A&A 476, 989-993 (2007)
DOI: 10.1051/0004-6361:20078441

Optical astrometric positions of 59 northern ICRF radio sources

M. Assafin1 - D. A. Nedelcu2,[*] - O. Badescu2 - P. Popescu2 - A. H. Andrei3,1,5 - J. I. B. Camargo1 - D. N. da Silva Neto1 - R. Vieira Martins3,4

1 - Observatório do Valongo/UFRJ, Ladeira Pedro Antonio 43, CEP 20.080-090 Rio de Janeiro - RJ, Brazil
2 - Astronomical Institute of the Romanian Academy, Str. Cutitul de Argint 5, Bucharest 040557, Romania
3 - Observatório Nacional/MCT, R. General José Cristino 77, CEP 20921-400 Rio de Janeiro - RJ, Brazil
4 - Observatoire de Paris/IMCCE, 77 avenue Denfert Rochereau, 75014 Paris, France
5 - Observatoire de Paris/SYRTE, 77 avenue Denfert Rochereau, 75014 Paris, France

Received 8 August 2007 / Accepted 3 September 2007

Context. To investigate the link between the International Celestial Reference Frame (ICRF) and its optical Hipparcos-based representation on the northern hemisphere.
Aims. To present results of a pilot investigation on the astrometry of 59 northern ICRF sources.
Methods. We used the 0.6 m Zeiss telescope at Belogradchik Observatory, Bulgaria. The optical CCD source positions were referred to the UCAC2 catalog. Improved astrometric methods were applied including telescope shifting between exposures, (xy) Gaussian measurements within 1 full width at half maximum, and the observation of a large number of frames per source. The huge amount of data generated was treated with a new astrometric package, PRAIA (Platform for Reduction of Astronomical Images Astrometrically).
Results. Average and standard deviation for the optical minus radio position offsets were +6 mas (51 mas) and +7 mas (57 mas) for RA and Dec, respectively. The errors of all (xy) measurements from Gaussian fits displayed a typical distribution with respect to magnitude, dependent on the sky transparency. For the ICRF objects, the (xy) errors per source ranged from 50 mas to 100 mas. The RA and Dec reduction mean errors were 46 mas.
Conclusions. No large scale systematic errors with respect to RA or Dec were found within the attained position precision. Comparison with three independent telescope/catalog datasets shows that the precision obtained here represents an important improvement on previous works. In comparison with the southern hemisphere, more astrometry on ICRF sources are needed in the north, and it is shown here that the continuation of this program can fill this need.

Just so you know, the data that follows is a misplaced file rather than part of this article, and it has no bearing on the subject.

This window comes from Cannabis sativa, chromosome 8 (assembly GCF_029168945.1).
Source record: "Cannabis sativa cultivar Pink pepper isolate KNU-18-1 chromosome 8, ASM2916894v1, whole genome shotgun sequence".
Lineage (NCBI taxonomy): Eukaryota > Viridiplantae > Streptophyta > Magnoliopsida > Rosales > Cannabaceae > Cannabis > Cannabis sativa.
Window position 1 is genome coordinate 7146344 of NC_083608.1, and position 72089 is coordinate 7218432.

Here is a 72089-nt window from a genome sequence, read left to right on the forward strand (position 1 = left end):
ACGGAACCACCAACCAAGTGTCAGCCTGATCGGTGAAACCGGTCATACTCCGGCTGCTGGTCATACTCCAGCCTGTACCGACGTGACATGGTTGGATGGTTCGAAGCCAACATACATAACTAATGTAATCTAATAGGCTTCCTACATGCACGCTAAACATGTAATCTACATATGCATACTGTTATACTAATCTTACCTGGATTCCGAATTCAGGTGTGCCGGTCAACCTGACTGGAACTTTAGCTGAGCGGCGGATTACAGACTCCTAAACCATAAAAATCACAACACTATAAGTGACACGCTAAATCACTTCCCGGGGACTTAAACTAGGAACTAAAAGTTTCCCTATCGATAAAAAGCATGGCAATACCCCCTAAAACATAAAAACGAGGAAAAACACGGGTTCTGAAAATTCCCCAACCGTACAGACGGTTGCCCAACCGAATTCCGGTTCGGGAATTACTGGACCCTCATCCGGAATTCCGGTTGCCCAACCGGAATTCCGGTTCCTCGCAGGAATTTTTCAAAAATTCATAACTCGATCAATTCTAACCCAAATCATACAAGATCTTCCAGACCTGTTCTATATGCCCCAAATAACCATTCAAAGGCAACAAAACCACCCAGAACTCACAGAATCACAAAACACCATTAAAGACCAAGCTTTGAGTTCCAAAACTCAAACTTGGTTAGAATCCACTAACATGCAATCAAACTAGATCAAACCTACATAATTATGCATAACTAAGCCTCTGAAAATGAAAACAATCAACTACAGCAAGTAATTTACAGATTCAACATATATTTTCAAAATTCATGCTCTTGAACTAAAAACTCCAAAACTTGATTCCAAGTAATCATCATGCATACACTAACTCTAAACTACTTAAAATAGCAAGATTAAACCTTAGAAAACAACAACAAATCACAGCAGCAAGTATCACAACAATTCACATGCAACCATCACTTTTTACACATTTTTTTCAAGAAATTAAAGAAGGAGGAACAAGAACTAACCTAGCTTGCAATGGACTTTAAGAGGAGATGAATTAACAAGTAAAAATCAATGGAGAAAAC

Key words: astrometry - reference systems - galaxies: quasars: general - telescopes

1 Introduction

To investigate the link between the ICRF and the Hipparcos Catalog Reference Frame (HCRF) (IAU 2002), the most straightforward approach is from the astrometry of ICRF sources in the optical domain. For this purpose, the best way to acquire astrometry of an adequate quality is to obtain high S/N images and good pixel sampling. For this, one needs good sky conditions and, ideally, large sized reflective telescopes. A high number of reference stars is also desirable. However, since large instruments are usually manufactured without having astrometry in mind, the larger the FOV (field of view), the stronger the optical distortions. Also, reference stars on the magnitude range from 13 to 15 may quickly become saturated. Thus, one should also consider the alternatives given by smaller telescopes. They are more available for long term programs, they can furnish FOVs with significantly less distortion and it is easier to observe the relatively brighter reference stars and the fainter targets within the linear range of CCD detectors. The problem is then to model the FOV with enough reference stars so as to keep the resulting positions aligned with the HCRF.

Currently, the UCAC2 (Zacharias et al. 2004) is the astrometric catalog that predominantly fulfills these requirements. It is the best representative of the HCRF available down to the 16th magnitude in terms of stellar density, position and proper motion accuracy. Thanks to the UCAC2, initial efforts toward precise optical astrometry of ICRF sources have been made possible, starting from the celestial equator (Assafin et al. 2003) and from the southern hemisphere (Assafin et al. 2005).

After the initial works in the Hipparcos era by Zacharias et al. (1999) and da Silva Neto et al. (2002) (hereafter papers ZA and SN), only a few efforts have been made to improve the situation in the northern hemisphere, as described in Fienga & Andrei (2002, paper FA), Fienga & Andrei (2004) and Zacharias & Zacharias (2005, paper ZZ). Most (if not all) of the available sets of optical positions on the north are not based on the UCAC2, thus they lack adequate HCRS representation in a homogeneous fashion with respect to the region south of the celestial equator.

In 2004 we started an observational program at the Belogradchik Observatory, Bulgaria, aiming to densify the northern hemisphere coverage with precise astrometric ICRF source positions based on the UCAC2. Here, we present pilot results for 59 sources. In Sect. 2, we give the observation and reduction procedures and report the obtained positions and error estimates. Comparisons with other relevant datasets are presented in Sect. 3. Conclusions are discussed in Sect. 4.

2 Observations, reductions and results